But the historical one that stayed with me was what is known as the Delft Thunderclap. This happened in 1654, destroyed most of the town and killed one of Rembrands most promising proteges, including just about all of his work: Carel Fabritius.

We should know better nowadays…

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Our was the Halifax explosion…the recounting of the shear power of it is staggering…


Blast cloud of the explosion

Plan showing the radius of the explosion

Destroyed buildings, with harbour in background

A view across the devastation of Halifax two days after the explosion, looking toward the Dartmouth side of the harbour. Imo is visible aground on the far side of the harbour.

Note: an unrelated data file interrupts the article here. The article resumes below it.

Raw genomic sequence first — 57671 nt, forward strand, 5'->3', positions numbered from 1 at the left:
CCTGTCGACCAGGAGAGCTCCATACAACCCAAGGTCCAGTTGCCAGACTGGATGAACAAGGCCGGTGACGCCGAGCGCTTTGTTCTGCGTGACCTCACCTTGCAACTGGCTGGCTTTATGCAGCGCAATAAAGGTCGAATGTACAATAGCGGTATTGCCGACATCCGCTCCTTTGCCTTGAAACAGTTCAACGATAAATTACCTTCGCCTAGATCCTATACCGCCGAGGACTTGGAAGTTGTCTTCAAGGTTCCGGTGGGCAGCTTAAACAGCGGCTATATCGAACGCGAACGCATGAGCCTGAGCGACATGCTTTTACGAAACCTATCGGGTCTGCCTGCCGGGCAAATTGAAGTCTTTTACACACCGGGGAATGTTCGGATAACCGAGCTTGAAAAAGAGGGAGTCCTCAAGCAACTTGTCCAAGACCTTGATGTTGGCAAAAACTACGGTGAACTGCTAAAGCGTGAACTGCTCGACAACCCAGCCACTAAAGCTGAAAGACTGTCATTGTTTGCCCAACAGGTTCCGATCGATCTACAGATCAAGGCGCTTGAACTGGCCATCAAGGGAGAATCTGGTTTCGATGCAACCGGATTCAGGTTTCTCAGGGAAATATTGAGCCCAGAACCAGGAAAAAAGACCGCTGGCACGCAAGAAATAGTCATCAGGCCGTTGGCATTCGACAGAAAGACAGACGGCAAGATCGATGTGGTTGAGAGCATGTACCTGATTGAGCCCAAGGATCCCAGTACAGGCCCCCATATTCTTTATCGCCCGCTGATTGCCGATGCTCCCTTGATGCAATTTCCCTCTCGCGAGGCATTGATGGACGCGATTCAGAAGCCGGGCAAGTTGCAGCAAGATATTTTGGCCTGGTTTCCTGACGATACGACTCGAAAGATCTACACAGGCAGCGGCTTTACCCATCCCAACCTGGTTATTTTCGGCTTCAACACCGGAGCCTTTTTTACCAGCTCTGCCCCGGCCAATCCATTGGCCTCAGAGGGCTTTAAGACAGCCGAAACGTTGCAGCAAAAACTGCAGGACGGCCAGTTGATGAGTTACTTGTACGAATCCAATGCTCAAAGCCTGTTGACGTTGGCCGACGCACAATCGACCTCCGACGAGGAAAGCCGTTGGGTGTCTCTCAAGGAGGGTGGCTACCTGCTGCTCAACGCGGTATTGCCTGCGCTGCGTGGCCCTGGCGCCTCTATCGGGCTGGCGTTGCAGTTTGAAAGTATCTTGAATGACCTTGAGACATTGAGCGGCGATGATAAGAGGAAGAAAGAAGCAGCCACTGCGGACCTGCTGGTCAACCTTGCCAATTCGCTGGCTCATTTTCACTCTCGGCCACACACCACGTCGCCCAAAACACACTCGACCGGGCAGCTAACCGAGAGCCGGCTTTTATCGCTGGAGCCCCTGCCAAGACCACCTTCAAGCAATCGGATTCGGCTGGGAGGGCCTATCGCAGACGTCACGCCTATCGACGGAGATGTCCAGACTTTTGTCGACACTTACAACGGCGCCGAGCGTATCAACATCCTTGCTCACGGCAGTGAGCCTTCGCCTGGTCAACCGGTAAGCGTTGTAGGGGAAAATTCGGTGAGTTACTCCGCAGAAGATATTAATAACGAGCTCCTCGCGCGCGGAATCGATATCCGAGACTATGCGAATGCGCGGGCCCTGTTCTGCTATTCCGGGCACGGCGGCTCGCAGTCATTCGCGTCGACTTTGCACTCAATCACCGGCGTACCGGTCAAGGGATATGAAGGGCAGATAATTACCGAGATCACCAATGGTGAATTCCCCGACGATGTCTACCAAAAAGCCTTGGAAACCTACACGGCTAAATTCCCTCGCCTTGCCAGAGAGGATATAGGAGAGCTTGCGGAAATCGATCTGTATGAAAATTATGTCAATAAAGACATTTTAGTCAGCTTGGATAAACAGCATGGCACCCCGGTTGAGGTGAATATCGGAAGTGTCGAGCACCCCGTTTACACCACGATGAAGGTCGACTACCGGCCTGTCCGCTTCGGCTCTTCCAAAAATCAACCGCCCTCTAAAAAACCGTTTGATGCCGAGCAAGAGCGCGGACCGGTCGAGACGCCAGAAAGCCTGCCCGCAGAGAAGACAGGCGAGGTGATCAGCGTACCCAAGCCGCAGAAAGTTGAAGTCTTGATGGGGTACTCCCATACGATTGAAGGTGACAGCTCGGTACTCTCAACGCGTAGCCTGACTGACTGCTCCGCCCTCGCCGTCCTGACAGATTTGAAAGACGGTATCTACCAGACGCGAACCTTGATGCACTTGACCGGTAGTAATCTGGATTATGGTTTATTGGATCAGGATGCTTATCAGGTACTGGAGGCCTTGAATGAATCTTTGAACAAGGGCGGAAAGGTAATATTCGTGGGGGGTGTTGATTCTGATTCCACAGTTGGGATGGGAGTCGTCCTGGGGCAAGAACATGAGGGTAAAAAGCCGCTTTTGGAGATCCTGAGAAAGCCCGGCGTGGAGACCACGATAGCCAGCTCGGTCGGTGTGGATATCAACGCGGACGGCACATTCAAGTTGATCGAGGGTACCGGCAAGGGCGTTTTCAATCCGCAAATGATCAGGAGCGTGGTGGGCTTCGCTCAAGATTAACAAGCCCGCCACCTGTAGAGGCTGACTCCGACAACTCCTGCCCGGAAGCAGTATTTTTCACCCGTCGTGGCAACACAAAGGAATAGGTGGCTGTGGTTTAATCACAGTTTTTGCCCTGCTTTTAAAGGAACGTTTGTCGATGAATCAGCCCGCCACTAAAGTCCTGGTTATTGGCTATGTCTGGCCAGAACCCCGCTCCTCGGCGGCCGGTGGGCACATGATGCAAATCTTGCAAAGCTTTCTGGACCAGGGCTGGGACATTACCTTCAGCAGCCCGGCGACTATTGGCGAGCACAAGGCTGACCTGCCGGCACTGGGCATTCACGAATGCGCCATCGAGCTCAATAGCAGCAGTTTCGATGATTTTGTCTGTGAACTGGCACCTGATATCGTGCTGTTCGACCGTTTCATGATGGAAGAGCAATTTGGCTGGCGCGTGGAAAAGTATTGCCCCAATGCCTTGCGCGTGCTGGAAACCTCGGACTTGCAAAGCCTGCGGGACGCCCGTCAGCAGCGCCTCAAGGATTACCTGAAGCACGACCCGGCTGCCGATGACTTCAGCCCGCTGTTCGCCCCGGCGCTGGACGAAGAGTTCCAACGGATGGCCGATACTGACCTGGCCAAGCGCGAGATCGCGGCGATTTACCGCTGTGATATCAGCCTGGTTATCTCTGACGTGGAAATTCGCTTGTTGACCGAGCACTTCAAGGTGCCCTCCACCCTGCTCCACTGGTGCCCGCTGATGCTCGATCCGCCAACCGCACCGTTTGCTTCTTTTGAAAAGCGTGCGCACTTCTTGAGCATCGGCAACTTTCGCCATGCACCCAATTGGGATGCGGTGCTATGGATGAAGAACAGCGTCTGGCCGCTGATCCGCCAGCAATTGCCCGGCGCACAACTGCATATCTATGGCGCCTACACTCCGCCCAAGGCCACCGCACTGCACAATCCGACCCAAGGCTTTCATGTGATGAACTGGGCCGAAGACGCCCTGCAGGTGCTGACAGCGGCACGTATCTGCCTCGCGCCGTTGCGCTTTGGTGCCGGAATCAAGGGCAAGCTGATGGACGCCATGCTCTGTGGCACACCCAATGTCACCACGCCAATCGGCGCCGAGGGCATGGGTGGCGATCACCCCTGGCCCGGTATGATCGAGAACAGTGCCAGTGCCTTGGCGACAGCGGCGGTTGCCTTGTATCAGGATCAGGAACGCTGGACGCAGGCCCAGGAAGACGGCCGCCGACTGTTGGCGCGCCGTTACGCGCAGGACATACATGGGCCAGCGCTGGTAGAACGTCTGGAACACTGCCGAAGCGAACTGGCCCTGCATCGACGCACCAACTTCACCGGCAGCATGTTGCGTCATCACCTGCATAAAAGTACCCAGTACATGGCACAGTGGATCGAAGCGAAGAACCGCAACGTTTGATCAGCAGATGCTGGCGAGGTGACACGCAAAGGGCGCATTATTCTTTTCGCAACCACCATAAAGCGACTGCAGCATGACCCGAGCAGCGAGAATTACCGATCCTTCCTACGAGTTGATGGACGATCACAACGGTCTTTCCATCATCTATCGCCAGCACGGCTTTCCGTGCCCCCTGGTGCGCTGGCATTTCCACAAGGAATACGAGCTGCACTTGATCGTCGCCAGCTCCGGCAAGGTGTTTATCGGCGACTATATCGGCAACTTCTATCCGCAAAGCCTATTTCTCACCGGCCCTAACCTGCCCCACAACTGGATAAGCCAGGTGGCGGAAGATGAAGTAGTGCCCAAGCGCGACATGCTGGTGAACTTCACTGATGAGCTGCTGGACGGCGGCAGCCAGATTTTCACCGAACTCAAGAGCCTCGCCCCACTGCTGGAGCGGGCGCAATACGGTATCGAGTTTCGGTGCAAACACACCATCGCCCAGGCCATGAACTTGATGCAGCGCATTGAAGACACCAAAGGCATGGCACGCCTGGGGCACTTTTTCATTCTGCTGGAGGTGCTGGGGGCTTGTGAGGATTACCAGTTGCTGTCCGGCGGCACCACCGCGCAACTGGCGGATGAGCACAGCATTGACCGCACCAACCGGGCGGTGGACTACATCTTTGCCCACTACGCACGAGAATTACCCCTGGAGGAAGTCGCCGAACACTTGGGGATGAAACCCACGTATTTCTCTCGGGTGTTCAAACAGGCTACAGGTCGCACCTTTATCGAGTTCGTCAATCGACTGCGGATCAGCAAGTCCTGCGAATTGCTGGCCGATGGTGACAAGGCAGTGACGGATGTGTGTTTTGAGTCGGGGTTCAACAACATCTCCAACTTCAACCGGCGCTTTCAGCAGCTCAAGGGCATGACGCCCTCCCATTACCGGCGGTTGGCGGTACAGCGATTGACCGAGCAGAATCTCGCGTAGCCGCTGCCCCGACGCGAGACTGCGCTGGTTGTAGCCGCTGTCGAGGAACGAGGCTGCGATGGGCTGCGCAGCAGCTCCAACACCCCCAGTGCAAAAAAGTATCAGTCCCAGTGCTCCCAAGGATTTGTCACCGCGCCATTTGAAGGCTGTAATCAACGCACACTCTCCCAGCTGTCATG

External audio
audio icon\ 16x16 Determining 9:04:35 a.m. as the precise time of the Halifax Explosion, 6:54, 4 December 1992, CBC Archive[57]

At 9:04:35 am the out-of-control fire on board Mont-Blanc set off her cargo of high explosives.[58] The ship was completely blown apart and a powerful blast wave radiated away from the explosion initially at more than 1,000 metres (3,300 ft) per second. Temperatures of 5,000 °C (9,000 °F) and pressures of thousands of atmospheres accompanied the moment of detonation at the centre of the explosion.[59][27] White-hot shards of iron fell down upon Halifax and Dartmouth.[60] Mont-Blanc 's forward 90-mm gun landed approximately 5.6 kilometres (3.5 mi) north of the explosion site near Albro Lake in Dartmouth with its barrel melted away, and the shank of Mont-Blanc 's anchor, weighing half a ton, landed 3.2 kilometres (2.0 mi) south at Armdale.[61]